Wrong place and wrong time

{Webmaster's Note:  This story is possible only through
the wonderful assistance from "Donut Dolly" Jenny Young.
She located Margi and allowed the "pieces" to be put together.}


Sp4 Rick Ericksen recalls what happened...but, who was the Donut Dolly?
      We now know it was Margi Ness.

In regard to that fateful day, let me give you my account. You and some of the other girls came in that day and were visiting with the guys. At some point and time you arrived at our gun parapet (emplacement). You were talking with all of us, but at one point you sat at a table and was talking with a guy named Mike. I am not sure exactly when a Fire Mission was received, but all hell broke loose. I remembered you standing there and we told you to step back and get ready to plug your ears. (By the way we were a 105 mm Howitzer battery.) This is the only cannon with a very large brass shell casing. That being said, when we got the order to fire, you were standing directly in line with the assistant gunner (AG).  He is the one responsible for unloading the shell casing after firing.  It's called a "blind move". When he yanks open the breach by pulling on the lever, the shell casing pops out into his hand.  He grabs the back of it and blindly throws it behind him.  (Speed is of the essence; the brass is collected later.)

Not seeing you in the path,  let alone throwing it blindly, you just happen to be in the wrong place at the wrong time, as the saying goes. As it flew through the air, it went right in your direction and hit you square in the mid section. I remember you bent forward and it knocked the wind out of you. At the same time, you could see a tall circular ring imprinted on your blue uniform. Amazingly, you recovered very quickly and did not suffer and serious injury.

Too bad you did not keep that uniform.  It would make one heck of a souvenir and you could have told your own "War Story" back home.  Well,  that was the story as I remember that fateful day.

Kindest Regards,
Rick Ericksen, a/k/a "Rick Slick", 37 Sierra.
(My call sign when I went out with the Grunts as a RTO/Radio Telephone Operator.)

Donut Dolly Margi Ness confirms Rick's account:

(Fellow Donut Dolly) Jenny Young sent me your email about the Donut Dolly getting hit by the empty 105 shell casing. I am the person in the picture and your account of the event was surprising to me, though I'm sure it had to be me. My recollection is that I'd been talking to some guys and was walking from one gun to another when the fire mission started. Someone yelled "hold your ears", which I did...and the next thing I knew I was thrown in the air and was down on the ground. I thought it was from the force of the exhaust coming out the side of a 155mm, but I was new in country and didn't have any idea what happened with shells, exhaust, etc.  All I knew is that it was loud and forceful and threw me to the ground. I never had any soreness from it and have always been a little concerned I'd have some hearing loss, but that hasn't been a problem.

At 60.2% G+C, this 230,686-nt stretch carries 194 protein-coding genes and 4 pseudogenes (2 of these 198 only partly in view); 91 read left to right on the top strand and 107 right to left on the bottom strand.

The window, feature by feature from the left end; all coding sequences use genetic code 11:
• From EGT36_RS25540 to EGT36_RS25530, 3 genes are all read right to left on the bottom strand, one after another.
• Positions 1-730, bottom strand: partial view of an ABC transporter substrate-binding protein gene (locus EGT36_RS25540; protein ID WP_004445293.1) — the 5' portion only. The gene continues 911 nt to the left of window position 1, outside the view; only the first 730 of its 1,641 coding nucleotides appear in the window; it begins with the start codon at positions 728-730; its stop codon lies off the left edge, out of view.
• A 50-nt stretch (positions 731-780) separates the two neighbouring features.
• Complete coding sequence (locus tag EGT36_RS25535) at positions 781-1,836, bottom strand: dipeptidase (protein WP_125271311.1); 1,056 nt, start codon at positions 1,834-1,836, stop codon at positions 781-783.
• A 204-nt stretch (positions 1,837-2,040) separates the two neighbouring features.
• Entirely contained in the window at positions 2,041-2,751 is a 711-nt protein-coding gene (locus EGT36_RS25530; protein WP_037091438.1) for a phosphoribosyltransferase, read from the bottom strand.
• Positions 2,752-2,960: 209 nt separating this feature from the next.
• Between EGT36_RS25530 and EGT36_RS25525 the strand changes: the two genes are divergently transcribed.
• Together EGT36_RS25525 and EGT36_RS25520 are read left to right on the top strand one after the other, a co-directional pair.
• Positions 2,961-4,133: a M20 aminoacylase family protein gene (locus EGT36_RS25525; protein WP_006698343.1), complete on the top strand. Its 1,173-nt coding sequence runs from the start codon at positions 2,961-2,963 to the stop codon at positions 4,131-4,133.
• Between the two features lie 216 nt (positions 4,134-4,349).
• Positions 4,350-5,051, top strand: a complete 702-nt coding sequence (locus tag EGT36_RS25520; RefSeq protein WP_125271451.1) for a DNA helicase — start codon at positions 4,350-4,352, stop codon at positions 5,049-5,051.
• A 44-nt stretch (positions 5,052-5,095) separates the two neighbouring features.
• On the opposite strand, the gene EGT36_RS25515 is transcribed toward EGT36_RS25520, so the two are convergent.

I always loved going to (LZ) St. George and seeing you guys. Would love to attend your (2016) reunion but I'm in Europe now until mid July so that probably won't happen. Tell everyone hello and That I send my love and thanks. 

Margi Ness

Rick Ericksen replies to Donut Dolly Jenny Young after getting key information from her.

Dear Jenny: In response to your e-mail there is no doubt that is exactly what happened. I personally witnessed it. I feel that she (Margi) did not even realize she was hit by the shell casing. The blast wave and the sound hit her simultaneously.  Before she could even realize it and recovered from the effects, she had no idea that she got hit by the shell casing.  I just wish I had taken a picture of it but once the alert sounds and you're going into a fire mission, that's all you're concentrating on.  Lives are on the line here and you have to be concentrating 100% on the gun and the job you're doing. Clearly, no one was really thinking about taking any pictures.

Having said all that, I can only affirm my own experience when I was in training and the first time gun/gun's went off.   I think I ran far enough away where I couldn't see them anymore. Kinda really scares the hell out of you! The most important part is we were all there together and made it back home safe.

With Respect and Honor to all,
Regards, Rick.

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